Boosting your SAT score can change your life. When I raised my SAT score from average to perfect, I saw countless doors open for me: scholarship money, acceptance into prestigious schools, and opportunities that I never would have received without a high score.
When many test-takers attempt to improve their SAT score, the area they are most concerned about is the math section. With all of its fairly recent changes, the Math section of the SAT may seem more daunting than ever, but it can be conquered easily if you know what problems to prepare for when you take the test.
You will want to be ready to handle every type of math question that will come your way during the test if you want to raise your SAT score (or even get a perfect score!)
Here are the top 10 hardest SAT Math questions you should look out for if you want to improve your score on the SAT Math section:
1. Combining ace exponents and ace expressions
Before you take the SAT, you will want to brush up on your exponents. You are going to encounter questions that ask you to add, multiply, or divide exponents so that they are equal to one another and then factor them into an appropriate expression.
If f(x) = (2 – x)(x/3), and 4n = f(10), then what is the value of n?
This question requires you to create and evaluate an expression using the properties of exponents, which can prove to be quite tricky during an exam.
Oh, and n=5 by the way.
2. Rationalizing denominators with complex numbers
On the SAT Math section, you will also have to rationalize denominators that have complex numbers, represented by a+bi.
For example, 7+3i is a complex number.
You might be asked to find the value of a when presented with a fraction and the value of i on your test, requiring you to rationalize the denominator to solve the problem.
Working with radical expressions like these can be complicated, so it is important that you understand how to work with complex numbers.
3. Exponential decay
When you take the SAT Math section, you will see “story” problems asking you to solve exponential decay problems usually surrounding population density or radioactive substance decay.
To successfully solve these math problems, you will need to be able to substitute the abstract figures with tangibles from the problem (ie: replacing t in the equation with the appropriate value of years; using people or grams to represent the population or the remaining amount of a substance), and use exponential decay models.
4. Equivalent expressions
Another common type of difficult question you will face on the SAT Math exam is one asking you to find an equivalent expression.
Essentially, these questions ask you to look at an expression and see which multiple-choice solution is equivalent to the original expression.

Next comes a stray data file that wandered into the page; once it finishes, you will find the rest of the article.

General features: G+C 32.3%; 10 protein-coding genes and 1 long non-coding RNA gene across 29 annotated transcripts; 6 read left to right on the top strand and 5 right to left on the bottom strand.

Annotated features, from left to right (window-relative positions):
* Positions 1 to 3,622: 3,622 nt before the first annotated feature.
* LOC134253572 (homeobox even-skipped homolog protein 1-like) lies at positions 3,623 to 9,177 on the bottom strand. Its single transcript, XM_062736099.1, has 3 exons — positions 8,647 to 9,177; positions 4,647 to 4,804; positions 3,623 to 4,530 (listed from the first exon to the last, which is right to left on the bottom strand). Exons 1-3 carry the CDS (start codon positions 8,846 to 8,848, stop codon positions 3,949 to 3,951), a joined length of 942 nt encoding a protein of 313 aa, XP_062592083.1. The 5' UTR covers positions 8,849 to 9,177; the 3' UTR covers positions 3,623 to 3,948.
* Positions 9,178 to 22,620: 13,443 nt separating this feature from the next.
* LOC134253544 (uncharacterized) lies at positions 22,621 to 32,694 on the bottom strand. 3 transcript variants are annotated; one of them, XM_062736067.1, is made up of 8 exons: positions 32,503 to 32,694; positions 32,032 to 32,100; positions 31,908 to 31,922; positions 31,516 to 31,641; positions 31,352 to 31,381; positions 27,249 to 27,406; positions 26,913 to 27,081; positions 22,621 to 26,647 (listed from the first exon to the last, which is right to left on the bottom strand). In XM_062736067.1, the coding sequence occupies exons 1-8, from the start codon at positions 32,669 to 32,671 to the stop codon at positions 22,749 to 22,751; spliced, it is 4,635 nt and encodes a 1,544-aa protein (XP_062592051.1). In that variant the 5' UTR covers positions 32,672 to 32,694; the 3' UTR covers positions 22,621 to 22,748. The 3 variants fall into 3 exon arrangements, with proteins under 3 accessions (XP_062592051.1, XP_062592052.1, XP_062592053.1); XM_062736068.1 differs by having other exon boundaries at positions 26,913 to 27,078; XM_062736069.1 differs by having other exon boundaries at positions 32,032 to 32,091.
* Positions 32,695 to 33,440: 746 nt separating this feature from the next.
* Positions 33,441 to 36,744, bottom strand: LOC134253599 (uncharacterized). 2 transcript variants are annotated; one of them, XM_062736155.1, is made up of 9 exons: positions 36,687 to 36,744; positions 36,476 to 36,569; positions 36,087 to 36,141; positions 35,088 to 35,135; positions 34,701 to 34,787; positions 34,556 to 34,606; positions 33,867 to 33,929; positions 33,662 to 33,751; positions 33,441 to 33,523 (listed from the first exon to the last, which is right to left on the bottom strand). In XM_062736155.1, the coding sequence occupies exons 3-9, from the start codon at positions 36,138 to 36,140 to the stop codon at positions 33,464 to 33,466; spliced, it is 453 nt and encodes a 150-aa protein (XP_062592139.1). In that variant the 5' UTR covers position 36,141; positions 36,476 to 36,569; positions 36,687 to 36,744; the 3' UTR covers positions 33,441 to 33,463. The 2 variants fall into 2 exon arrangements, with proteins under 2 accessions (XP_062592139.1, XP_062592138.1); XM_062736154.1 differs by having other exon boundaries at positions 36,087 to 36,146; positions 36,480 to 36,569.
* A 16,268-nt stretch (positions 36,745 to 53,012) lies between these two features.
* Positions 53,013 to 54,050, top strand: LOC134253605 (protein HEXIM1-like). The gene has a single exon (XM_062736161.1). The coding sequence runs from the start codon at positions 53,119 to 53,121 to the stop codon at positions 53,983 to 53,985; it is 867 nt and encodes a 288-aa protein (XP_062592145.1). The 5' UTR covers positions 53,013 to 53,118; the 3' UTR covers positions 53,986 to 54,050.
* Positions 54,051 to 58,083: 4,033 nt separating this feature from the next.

5. Splitting tasks
Splitting tasks questions are ones where you have two variables and you have to determine how many or how much of each variable is present within a given story problem or situation.
The following math problem would be an example of this type of question:
A farmer has chickens and goats. When he went to feed his animals this morning, he counted a total of 12 heads and 32 feet. How many of the animals were goats?
This type of question will require you to craft an equation to solve for the variable presented in the problem (which would end up being four goats in the example above).
6. Use coefficients only to solve
There will be questions on the SAT Math section that require you to use coefficients to solve an equation instead of simplifying the equation. You will need to know when and how to set coefficients equal to one another in order to answer these questions.
7. SAP on tables
Some SAT Math questions will require you to use strategies where you Substitute Answers in the Problem (SAP) using a provided table.
You might have a table with a column listing values of x and another column listing values for f(x). Your job will be to substitute answers in the problem to figure out which multiple-choice solution correctly defines f.
8. Higher function graphs
When you take the SAT, you may be faced with some math questions that provide a graph of a particular function and rely on you to find the points where a specific value intersect with the graphed function. Other problems may ask that you use the graph to solve for the specific value.
It is important that you know what to do when you see these common but difficult math questions.
9. Adding proportions or ratios
On the SAT, you will typically see math questions that involve proportions or ratios.
135 boys and girls went to their school carnival. The ratio of girls to boys was 3 to 2. How many boys were at the carnival?
In order to find the correct answer, 34, you will need to know how to add the ratio together, divide the total number of people in the scenario by the number you received when you added the ratio, and multiply that number by the part of the ratio for the variable you are trying to solve (boys in this scenario).
If you do not know all of these steps, these problems will be hard to answer correctly.
10. Consecutive numbers
The final type of the top 10 hardest SAT Math questions will ask you to add or subtract consecutive integers.
The sum of two consecutive odd integers is 40. Find the value of the smaller integer.
You will need to be able to solve this type of problem when you take the SAT. (Just in case you were working on this problem on your own, the answer is 19.)
While these common SAT Math problems are difficult, you can learn to master even the hardest SAT Math questions with Prep Expert. When you sign up for a Prep Expert SAT Class, you will learn strategies that will help you tackle these top 10 hardest SAT Math questions with ease.